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Best Tone and Set up for Jazz

Discussion in 'Basses [DB]' started by JPMcGuire, May 2, 2015.


  1. JPMcGuire

    JPMcGuire Supporting Member

    Jul 13, 2008
    Lake Orion, Michigan
    Hi all. I have been learning jazz for the past year and got my first regular jazz gigs several months ago. I have an upton brescian hybrid with spiro core mittel and use a realist pickup. The strings are several years old. It's the only upright bass I've ever had/played regularly. Just curious how this type of bass spec compares for tone, etc. for jazz compared to fully carved/upright basses or plywood?

    The bass is made out of poplar. Is that Italian poplar used by upton? Different than maple in tone? Also the neck is English sycamore. Does this add to the tone?

    Thanks all in advance for any feedback! image.
     
    salcott likes this.
  2. moles

    moles

    Jan 24, 2007
    Winnipeg, MB
    Nice bass - congrats on the gigs.
    You've got a pretty solid, standard rig for jazz - making sure it's set up properly, so you don't hurt yourself playing it, is step one. Other than that I wouldn't sweat the details - they can get pretty distracting from making music pretty quickly. :)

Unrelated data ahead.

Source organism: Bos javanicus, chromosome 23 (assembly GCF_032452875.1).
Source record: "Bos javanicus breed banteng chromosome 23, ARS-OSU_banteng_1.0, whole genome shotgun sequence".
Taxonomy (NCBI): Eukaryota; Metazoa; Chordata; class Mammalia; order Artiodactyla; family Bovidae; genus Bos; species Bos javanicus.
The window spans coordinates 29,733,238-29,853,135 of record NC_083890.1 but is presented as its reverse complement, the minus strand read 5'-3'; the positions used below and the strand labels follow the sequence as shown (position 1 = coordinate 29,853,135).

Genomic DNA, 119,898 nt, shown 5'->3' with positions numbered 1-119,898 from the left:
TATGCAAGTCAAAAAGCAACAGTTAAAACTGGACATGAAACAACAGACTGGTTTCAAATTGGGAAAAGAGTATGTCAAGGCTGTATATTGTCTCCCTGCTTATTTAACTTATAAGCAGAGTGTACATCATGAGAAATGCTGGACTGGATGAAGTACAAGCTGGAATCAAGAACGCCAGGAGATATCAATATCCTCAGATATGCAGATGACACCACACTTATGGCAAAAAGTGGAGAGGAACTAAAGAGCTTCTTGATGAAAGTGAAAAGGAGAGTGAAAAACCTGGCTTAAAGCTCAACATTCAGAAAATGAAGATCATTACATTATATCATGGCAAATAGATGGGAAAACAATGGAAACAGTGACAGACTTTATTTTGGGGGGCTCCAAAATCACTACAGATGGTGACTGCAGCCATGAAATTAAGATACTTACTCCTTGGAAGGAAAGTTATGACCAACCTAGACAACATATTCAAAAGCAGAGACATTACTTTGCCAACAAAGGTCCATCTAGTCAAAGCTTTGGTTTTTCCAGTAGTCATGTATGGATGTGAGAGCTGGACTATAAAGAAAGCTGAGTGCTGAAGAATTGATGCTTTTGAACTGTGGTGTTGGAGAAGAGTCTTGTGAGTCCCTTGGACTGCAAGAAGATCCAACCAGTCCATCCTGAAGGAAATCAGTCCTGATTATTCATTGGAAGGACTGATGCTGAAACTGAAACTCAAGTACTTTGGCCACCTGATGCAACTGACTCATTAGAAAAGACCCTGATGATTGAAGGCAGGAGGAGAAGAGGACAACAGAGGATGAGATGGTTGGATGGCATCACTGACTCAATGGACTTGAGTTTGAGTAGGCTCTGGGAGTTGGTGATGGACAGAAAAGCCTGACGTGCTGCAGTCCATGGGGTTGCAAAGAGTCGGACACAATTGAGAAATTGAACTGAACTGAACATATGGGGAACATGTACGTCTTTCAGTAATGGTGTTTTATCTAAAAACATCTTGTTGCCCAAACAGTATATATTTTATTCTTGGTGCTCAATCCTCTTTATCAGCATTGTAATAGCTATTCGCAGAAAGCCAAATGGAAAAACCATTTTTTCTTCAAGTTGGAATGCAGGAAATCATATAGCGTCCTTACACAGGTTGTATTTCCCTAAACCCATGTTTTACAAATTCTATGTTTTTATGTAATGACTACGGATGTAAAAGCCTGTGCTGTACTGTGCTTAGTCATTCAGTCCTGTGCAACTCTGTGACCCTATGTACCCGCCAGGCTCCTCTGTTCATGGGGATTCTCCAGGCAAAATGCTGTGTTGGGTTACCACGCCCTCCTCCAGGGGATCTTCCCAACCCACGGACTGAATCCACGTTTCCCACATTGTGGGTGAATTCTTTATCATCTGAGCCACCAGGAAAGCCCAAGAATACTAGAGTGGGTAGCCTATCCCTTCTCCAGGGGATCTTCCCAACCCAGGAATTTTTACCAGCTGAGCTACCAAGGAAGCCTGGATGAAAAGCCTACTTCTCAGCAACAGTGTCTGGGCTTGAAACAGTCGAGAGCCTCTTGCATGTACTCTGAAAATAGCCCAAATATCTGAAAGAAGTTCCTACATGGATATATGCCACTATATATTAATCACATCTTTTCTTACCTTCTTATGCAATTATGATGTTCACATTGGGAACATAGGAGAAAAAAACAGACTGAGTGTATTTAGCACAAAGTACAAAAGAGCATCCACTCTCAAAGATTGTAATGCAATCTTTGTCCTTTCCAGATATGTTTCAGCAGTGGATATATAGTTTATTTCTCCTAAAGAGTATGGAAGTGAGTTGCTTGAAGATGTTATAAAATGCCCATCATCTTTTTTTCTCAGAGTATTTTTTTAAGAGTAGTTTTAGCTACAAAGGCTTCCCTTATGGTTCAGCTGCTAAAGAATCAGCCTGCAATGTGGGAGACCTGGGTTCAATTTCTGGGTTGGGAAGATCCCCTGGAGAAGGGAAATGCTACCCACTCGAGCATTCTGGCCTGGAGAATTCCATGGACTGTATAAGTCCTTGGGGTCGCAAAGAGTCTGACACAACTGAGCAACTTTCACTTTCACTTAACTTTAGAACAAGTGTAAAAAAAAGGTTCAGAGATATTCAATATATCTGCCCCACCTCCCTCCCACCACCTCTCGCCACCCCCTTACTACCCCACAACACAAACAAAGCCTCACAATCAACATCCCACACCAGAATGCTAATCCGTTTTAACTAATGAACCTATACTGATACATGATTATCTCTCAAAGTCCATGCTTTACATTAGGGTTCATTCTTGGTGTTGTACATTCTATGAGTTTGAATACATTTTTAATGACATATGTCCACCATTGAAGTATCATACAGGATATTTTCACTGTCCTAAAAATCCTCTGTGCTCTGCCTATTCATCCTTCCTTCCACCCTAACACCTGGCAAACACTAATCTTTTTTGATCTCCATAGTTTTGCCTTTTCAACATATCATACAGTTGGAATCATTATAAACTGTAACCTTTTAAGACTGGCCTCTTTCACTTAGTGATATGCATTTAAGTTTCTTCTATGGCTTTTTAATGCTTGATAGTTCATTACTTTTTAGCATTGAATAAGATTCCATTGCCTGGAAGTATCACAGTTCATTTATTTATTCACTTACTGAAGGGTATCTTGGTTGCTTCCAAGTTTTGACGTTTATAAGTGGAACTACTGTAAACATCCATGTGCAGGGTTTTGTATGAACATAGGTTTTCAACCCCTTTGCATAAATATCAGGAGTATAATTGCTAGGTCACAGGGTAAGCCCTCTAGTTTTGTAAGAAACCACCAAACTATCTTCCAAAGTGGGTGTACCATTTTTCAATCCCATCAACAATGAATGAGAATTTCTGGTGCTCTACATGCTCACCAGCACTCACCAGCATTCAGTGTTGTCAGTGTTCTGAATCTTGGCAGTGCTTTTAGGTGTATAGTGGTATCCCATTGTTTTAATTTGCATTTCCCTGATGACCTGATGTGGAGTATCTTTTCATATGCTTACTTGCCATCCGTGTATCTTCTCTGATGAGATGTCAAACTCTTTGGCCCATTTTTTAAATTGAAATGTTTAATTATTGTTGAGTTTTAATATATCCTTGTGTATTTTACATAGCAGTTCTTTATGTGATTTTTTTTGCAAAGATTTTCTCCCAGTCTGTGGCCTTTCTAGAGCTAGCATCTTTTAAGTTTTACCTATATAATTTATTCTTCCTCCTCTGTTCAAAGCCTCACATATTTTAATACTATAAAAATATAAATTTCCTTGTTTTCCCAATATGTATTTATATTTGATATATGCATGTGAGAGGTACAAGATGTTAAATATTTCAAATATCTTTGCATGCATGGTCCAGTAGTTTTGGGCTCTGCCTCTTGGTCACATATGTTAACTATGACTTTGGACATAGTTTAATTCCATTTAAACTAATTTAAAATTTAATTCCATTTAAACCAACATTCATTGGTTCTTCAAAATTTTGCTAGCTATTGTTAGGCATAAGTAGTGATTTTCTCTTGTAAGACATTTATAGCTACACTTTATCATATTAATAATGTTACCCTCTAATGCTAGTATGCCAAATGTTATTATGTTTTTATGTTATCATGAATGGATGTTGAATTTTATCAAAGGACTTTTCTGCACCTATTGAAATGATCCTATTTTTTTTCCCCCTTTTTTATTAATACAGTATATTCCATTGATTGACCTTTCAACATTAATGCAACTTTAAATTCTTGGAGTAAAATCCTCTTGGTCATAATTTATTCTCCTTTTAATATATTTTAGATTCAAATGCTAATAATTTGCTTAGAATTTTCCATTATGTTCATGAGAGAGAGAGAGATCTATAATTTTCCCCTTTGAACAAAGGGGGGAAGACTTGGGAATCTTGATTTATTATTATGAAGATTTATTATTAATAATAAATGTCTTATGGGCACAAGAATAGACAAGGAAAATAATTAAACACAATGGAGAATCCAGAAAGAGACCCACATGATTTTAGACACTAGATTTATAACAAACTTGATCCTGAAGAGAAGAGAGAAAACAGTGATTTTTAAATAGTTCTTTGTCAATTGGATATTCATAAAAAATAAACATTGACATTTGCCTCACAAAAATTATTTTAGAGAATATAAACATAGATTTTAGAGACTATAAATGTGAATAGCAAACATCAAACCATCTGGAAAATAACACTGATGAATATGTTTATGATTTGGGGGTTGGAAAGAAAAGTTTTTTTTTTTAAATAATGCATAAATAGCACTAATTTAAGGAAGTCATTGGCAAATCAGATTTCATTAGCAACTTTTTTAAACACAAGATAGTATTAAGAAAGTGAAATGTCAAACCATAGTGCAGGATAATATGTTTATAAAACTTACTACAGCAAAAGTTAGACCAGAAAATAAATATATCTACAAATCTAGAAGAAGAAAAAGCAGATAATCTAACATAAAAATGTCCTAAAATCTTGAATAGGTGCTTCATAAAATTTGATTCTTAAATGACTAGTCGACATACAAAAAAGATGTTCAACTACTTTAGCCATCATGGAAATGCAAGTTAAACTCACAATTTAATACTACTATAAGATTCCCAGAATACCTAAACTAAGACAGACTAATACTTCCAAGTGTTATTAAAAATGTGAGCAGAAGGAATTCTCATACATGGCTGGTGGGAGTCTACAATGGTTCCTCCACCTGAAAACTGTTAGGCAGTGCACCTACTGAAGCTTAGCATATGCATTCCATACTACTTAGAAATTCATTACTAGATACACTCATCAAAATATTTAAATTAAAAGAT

salcott and thabassmon like this.
  3. robgrow

    robgrow Supporting Member

    May 1, 2004
    Cincinnati, Ohio
    I've heard lots of great players make average basses sound great. Likewise I've heard some mediocre players make some incredible basses sound just OK at best. If you like your bass, just play it and strive to be the best you can be. This is far more important than the brand or type of construction or wood used.
     
    Last edited: May 3, 2015
  4. thabassmon

    thabassmon

    Sep 26, 2013
    New Zealand
    You've already got it going on gear wise man. Nice bass.
    Just get the action height to where you find it most comfy and done.
     
  5. Eric Hochberg

    Eric Hochberg

    Jul 7, 2004
    Chicago
    Poplar, from what I understand, may create a darker tone than maple. All aspects of your bass contribute to its sound.
    If you're interested in comparing its sound to other basses, you have be hands on. There may be a ply or fully carved
    or another hybrid out there that may give you "more" of what you like than you may be getting from your current bass. You can't know
    until you play lots of basses and find the next winner.

    I'm sure your bass sounds fine. It's the music that comes out of it that really counts!
     
    Winoman and james condino like this.

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